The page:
His laughter came from the bottom of his huge belly and rumbled into the air. Sometimes tears rolled down his cheeks, he laughed so long and hard.
When a man told him he was going to whip him over something trivial and long since forgotten, he said he laughed and shook his head. “You’re welcome to try, mister, but you might want to pack a dinner pail and bring a water jug. If you get the job done, it’ll take all day.”
But that was a side of him I knew only through stories. I just knew him as Uncle Roy. He lived with Aunt Fannie on a small hill, surrounded by trees. In the cool of the evening, he’d sit on the front porch or in the yard in his bib overalls and laugh and tell stories to my sister and our cousins.
On Christmas Day at Grandma’s, he really was Santa Claus to all the kids and passed out candy, toys and love. He’d disappear for a while and park his car down the road. There he’d slip into his Santa Claus suit and walk the muddy, frozen or snow-covered road back to the house.
With a sack of goodies slung over his shoulder, he’d sneak through the back door. We’d see him coming a quarter of a mile away. But we’d pretend we didn’t see him.
Around the fire after dinner at other times, he’d visit with us and teach us what we had a difficult time learning. “You can’t spell geography?” he’d ask. “Why that’s easy. Just remember George-Elliott’s-oldest-girl-rode-a-pig-home-yesterday.”
And we’d remember it.
In the summertime he’d bring cold watermelon to Grandma’s. An hour or two after dinner, he’d cut it while we watched with our mouths open and our tongues hanging out. There was always a steady flow of conversation as he sliced it and passed it around.
His eyes always twinkled when he’d see the juice dribble down our chins or when we’d spit the jet-black seeds at each other. The other grownups would say, “Here, you kids quit that.” But he’d just laugh. He understood.
We always wanted to go to his house to visit because he had the time to take us fishing, swimming, blackberry picking, mushroom hunting, riding his goats, whatever our whim. And we had many whims.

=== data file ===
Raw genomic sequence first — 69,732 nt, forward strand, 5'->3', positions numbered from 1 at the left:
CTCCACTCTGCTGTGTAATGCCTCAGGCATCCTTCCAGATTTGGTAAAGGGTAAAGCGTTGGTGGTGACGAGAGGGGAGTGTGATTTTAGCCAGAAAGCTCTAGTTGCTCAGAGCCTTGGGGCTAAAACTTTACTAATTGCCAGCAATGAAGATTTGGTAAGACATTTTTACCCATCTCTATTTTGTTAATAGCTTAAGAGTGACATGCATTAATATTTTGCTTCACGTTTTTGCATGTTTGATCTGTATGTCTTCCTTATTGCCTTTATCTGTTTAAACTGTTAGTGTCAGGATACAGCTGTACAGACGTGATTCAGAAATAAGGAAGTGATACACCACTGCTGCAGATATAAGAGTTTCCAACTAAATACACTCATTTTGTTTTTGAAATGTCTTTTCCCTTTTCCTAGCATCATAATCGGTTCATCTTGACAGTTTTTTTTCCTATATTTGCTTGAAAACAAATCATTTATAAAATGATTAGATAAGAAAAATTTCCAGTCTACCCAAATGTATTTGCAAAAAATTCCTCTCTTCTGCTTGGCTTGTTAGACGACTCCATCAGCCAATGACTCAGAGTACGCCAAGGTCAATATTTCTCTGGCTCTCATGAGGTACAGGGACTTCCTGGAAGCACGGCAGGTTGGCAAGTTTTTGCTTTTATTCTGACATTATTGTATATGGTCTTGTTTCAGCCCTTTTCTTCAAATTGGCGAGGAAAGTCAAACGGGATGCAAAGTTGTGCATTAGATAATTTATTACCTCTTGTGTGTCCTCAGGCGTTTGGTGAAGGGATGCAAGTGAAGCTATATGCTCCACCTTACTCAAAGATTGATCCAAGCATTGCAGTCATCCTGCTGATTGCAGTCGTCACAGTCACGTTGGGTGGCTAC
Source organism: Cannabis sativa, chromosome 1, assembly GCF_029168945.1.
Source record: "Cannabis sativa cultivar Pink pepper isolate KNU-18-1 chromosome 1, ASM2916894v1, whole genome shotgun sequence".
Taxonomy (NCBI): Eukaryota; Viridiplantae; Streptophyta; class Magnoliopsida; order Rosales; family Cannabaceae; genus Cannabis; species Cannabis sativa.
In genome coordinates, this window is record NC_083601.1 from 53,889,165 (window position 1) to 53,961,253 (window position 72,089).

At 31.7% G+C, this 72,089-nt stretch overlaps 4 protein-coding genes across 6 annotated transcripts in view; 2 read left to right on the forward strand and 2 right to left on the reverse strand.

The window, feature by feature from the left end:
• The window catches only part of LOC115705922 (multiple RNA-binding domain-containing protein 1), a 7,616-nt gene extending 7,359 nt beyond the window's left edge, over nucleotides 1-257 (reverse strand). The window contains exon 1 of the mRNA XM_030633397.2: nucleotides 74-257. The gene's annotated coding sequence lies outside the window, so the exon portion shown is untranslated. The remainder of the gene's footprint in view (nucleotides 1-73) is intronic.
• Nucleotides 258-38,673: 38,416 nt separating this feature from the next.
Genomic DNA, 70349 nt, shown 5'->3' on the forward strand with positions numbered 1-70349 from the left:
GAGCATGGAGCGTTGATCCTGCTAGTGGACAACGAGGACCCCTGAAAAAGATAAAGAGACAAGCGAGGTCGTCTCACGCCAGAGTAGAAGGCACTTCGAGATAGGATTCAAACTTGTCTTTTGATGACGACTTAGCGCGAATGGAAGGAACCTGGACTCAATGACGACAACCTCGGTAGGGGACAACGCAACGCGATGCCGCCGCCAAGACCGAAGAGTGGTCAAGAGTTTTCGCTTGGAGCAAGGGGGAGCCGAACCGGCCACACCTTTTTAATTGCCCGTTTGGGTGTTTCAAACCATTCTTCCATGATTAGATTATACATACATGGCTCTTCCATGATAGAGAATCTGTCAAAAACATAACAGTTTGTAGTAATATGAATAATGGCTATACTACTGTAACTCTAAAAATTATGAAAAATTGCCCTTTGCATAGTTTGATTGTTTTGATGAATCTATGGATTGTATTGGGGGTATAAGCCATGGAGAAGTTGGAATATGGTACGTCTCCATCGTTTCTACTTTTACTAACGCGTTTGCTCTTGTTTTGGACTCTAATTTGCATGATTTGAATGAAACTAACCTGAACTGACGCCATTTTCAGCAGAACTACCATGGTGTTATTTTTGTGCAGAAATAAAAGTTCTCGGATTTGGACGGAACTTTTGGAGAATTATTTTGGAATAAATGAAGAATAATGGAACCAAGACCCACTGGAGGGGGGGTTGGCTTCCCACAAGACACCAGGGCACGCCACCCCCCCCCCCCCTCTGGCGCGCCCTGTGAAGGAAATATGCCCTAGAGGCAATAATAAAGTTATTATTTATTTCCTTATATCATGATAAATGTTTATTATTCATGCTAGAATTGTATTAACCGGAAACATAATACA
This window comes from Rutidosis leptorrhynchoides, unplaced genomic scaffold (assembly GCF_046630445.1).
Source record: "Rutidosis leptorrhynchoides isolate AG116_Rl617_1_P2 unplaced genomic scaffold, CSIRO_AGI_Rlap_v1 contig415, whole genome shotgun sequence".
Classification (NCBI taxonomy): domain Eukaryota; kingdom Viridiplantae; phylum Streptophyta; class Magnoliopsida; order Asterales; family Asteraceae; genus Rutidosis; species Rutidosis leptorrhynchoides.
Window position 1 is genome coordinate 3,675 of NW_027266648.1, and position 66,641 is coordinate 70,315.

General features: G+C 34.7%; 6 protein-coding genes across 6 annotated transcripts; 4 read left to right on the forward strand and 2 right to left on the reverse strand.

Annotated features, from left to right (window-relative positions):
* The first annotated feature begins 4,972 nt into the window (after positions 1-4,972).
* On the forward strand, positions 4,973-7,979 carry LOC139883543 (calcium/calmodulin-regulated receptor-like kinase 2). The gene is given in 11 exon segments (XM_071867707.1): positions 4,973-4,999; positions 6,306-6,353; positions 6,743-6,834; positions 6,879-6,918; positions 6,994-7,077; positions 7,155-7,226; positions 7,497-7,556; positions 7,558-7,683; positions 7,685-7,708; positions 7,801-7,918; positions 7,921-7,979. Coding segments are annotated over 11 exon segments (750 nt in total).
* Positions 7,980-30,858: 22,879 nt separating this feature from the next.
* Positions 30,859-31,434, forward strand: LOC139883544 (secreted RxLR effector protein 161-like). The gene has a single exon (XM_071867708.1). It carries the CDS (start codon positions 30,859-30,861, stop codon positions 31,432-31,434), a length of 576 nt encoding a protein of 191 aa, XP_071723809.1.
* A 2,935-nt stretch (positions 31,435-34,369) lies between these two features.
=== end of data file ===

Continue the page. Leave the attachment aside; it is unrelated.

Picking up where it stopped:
But at his house he’d make us go to bed early for his was a day world. He’d get up early and show us the beauty of the sun rising through the woods across the road.
And he’d show us the squirrels at play in the early morning light before taking us through the dew-laden grass to drive the milk cow to the barn. As he showed us how to milk the cow, he’d ask if we wanted to give it a try. More often than not, we’d try only to give up in disgust at not being able to match the heavy stream of milk he made.
After a breakfast of biscuits and gravy, we’d gather the eggs and perhaps help Aunt Fannie churn butter. In blackberry season, we’d pick berries before the summer sun got too hot. Then we’d clean them and have cobbler for dinner. It always tasted better when we’d picked the berries.
In the heat of the day, he’d sometimes take us swimming in the river. Most of us couldn’t swim well, but he’d have an old inner tube for each of us to float around on. The water was shallow, so he’d find a deeper spot where he could float on his back or swim and laugh at our frolicking.
Back at his house, we’d play cowboys and Indians as he watched. He’d laugh and kid us out of our tears and hurts when we fell and went to him scratched and bruised.
He had an old dog he had named Dopey that howled like she was shot every time a train went by on the track a half a mile away. At night she woke us all because we weren’t used to her. We all loved that dog, though, just as we did Uncle Roy. Dopey eventually died. So did he.
Perhaps he didn’t realize all the happy times he gave us, perhaps he did. But I don’t think I every told him how much I appreciated him. Sometimes it just takes a long time to get around to saying some of the things we should have said long ago.
So this is thanks a little late, Uncle Roy, for all the happiness and joy you gave us. What you did was help us learn to laugh at life, enjoy it and deal with it. We appreciated it then and still do.